When I began writing for a local newspaper almost 15 years ago—yes, I was sixteen-years-young, I had zero notions about penning punchy, eye-catching headlines. Not for a newspaper. Not for a blog. No. Idea. In fact, all through my writing career it was something I struggled with. (Sidenote: I think that's the first time I've written, "in my writing career" in a blog post, or, in fact, said aloud!
It was only through due diligence—in the non-legal sense, of course—and some seriously horrific examples that I...well, finally started writing slightly better ones; not to mention I had a pretty kick-ass Journalism lecturer, who whipped my left hemisphere into shape during my twenties. Thanks Mary! So, for you part-time bloggers, full-time writers, entrepreneurs not too sure how to write a headline for your ecommerce site, this is for you...
1. Say no to Jargon
Jennifer Chatman, management professor at the University of California-Berkeley’s Haas School of Business says Jargon masks real meaning:
"People use it as a substitute for thinking hard and clearly about their goals and the direction that they want to give others.”
Leave any technical words out of headlines. What exactly is jargon? Special words used by a group of people, like the following musical words:
Coda: Ending section of music.
Piano vs. forte: Quiet vs. loud.
Allegro: Cheerful or brisk tempo.
Sure if you're writing for an industry-specific white paper, your audience will be familiar with these words—it'll leave the rest of us mere mortals scratching our heads. To quote one of my favourite phrases, "keep it simple, stupid!" Yes, despite what you may think, people love simplicity. Easy. Breezy. Beautiful. Headlines.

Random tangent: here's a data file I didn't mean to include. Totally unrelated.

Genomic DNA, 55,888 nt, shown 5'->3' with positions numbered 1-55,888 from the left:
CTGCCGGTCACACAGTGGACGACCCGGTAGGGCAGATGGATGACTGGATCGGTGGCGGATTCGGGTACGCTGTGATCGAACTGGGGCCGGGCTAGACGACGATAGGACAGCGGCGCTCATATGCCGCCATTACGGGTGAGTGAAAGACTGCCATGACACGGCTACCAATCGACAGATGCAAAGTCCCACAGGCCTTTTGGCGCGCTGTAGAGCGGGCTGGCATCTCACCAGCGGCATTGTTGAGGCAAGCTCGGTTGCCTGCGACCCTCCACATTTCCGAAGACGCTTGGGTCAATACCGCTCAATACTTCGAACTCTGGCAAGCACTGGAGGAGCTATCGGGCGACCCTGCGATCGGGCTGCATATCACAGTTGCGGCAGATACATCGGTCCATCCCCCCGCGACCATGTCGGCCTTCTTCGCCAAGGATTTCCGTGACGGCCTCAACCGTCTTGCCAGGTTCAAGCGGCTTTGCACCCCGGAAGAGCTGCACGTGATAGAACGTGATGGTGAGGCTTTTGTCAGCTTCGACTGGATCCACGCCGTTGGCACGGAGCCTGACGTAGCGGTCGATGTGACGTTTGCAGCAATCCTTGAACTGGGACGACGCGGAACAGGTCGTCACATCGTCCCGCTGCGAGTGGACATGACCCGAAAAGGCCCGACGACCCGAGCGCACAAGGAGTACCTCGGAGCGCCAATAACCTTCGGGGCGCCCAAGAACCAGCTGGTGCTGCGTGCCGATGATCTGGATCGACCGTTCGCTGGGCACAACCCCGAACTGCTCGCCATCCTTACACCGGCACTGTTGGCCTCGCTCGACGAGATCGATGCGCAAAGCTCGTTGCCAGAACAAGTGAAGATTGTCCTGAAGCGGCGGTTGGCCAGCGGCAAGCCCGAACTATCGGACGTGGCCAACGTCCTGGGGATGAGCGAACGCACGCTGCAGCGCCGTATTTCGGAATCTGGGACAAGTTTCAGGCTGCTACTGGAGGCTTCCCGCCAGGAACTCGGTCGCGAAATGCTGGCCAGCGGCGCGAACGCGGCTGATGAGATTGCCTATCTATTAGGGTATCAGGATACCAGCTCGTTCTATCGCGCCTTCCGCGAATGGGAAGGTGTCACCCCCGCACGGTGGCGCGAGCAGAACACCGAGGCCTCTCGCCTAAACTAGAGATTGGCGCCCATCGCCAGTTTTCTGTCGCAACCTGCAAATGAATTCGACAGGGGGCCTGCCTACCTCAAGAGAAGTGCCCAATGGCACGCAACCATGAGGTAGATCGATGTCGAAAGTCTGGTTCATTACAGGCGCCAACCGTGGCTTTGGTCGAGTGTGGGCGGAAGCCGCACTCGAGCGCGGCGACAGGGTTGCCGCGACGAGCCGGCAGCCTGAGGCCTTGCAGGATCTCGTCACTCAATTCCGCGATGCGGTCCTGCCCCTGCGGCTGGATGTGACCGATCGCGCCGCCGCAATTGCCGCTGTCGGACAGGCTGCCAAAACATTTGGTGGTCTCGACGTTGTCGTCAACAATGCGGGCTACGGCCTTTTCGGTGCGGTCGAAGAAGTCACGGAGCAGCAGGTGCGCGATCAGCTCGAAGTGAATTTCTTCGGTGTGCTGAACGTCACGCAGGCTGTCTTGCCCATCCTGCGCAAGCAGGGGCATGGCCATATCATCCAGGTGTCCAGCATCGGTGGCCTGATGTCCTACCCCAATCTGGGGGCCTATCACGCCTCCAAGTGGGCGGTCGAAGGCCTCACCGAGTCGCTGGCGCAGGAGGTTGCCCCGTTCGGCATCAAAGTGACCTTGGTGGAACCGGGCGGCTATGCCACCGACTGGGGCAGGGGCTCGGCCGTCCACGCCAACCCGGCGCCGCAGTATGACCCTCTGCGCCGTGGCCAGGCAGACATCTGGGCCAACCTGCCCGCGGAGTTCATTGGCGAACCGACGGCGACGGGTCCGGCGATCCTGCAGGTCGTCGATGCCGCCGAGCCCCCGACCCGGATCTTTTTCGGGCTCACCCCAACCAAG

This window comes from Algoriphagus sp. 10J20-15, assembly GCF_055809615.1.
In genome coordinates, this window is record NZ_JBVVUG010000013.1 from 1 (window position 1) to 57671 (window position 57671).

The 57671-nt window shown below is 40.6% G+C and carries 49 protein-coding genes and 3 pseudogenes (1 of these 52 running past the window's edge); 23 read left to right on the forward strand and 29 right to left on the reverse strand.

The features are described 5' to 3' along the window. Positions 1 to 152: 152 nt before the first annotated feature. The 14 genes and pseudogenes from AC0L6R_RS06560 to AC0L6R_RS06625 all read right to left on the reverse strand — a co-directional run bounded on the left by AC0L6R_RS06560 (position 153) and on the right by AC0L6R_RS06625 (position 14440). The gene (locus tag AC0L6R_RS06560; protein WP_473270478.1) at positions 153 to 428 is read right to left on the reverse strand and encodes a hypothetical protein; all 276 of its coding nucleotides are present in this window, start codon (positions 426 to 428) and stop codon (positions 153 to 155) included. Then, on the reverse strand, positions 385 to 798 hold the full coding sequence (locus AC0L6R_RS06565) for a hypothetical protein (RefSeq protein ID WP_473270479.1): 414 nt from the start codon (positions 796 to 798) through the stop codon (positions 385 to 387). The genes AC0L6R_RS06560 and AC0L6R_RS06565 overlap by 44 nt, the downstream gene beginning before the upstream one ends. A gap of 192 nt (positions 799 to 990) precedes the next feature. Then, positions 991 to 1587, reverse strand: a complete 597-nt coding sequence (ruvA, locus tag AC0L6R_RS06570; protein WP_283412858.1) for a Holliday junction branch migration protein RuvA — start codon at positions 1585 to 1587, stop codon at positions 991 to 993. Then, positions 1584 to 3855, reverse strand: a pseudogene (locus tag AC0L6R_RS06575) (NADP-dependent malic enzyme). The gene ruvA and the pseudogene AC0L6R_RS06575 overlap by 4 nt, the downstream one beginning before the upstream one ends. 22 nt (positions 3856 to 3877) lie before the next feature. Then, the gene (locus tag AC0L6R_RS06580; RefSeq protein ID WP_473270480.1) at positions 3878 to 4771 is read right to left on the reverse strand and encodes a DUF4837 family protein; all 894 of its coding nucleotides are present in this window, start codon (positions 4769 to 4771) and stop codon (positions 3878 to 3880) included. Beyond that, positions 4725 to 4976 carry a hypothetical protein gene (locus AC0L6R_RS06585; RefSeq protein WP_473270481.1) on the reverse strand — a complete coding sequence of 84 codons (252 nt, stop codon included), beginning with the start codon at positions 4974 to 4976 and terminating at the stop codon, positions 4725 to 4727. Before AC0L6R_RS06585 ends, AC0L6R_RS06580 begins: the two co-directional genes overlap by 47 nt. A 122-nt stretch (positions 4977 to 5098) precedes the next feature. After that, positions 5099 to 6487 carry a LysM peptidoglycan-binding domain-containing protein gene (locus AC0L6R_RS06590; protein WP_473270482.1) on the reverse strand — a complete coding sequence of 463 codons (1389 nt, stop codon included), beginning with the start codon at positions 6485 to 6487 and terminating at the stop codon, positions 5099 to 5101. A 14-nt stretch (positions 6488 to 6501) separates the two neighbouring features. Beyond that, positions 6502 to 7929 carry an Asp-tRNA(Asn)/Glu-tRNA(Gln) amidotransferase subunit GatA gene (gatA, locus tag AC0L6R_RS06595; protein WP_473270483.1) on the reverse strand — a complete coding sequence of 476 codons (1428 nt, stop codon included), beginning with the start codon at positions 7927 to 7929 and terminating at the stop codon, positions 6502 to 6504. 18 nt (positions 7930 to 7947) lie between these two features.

2. Keep Your Promises
If you're using a click-bait heavy title, don't let your readers down, guys. Please! They won't come back to your blog. You know the ones I'm talking about:
The real reason I stopped blogging.
The 7 tricks that will change your (insert action word) game.
You'll never believe what happened in (travel destination).
17 secrets (person) doesn't want you to know.
If luring your tribe into clicking on something gets you hits, you better follow through. I remember watching a certain irish vlogger, who I love; she titled the vide "why I'm leaving (location)", which was actually a Q&A video, not matching up with the title. I felt...disappointed. I still watch her channel though.
3. Pull the Trigger
No, I don't support guns, but I do support shooting trigger words at folks. Yes, that millennial term we love to throw around, blasé, with its roots in psychology, usually used when discussing PTSD, and less about "did you eat my last avocado, I feel triggered!" What's classed as a trigger word? Well, you'll be surprised how simple they are:
Now let's use those in some example headlines, shall we?
10 Secrets to fitness success
My Proven Methods of Saving Time
3 More Reasons to Start Recycling
My Free Guide to Social Media Marketing
Never Trust These 4 SEO Myths
Now check out the title of this blog post, see what I did!
If you've had success in the writing game and want to share some of your Free, Proven, Secret Tips, let us know in the comments below or contact me on The Bearded Irishman socials.